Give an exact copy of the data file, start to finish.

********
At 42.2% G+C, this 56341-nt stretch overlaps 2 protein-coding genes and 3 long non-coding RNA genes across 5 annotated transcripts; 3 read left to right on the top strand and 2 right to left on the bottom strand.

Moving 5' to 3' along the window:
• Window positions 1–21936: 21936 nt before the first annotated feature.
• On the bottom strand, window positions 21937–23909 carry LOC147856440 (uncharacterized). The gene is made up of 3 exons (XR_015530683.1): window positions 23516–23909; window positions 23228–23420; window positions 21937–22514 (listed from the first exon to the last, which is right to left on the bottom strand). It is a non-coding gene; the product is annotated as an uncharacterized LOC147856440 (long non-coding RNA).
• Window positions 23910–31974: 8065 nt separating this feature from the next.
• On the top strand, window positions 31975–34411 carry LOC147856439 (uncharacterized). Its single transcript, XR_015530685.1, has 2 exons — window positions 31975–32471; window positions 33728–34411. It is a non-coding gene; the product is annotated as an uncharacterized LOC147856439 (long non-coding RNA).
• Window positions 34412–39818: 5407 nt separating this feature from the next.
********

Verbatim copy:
At 42.2% G+C, this 56341-nt stretch overlaps 2 protein-coding genes and 3 long non-coding RNA genes across 5 annotated transcripts; 3 read left to right on the top strand and 2 right to left on the bottom strand.

Moving 5' to 3' along the window:
• Window positions 1–21936: 21936 nt before the first annotated feature.
• On the bottom strand, window positions 21937–23909 carry LOC147856440 (uncharacterized). The gene is made up of 3 exons (XR_015530683.1): window positions 23516–23909; window positions 23228–23420; window positions 21937–22514 (listed from the first exon to the last, which is right to left on the bottom strand). It is a non-coding gene; the product is annotated as an uncharacterized LOC147856440 (long non-coding RNA).
• Window positions 23910–31974: 8065 nt separating this feature from the next.
• On the top strand, window positions 31975–34411 carry LOC147856439 (uncharacterized). Its single transcript, XR_015530685.1, has 2 exons — window positions 31975–32471; window positions 33728–34411. It is a non-coding gene; the product is annotated as an uncharacterized LOC147856439 (long non-coding RNA).
• Window positions 34412–39818: 5407 nt separating this feature from the next.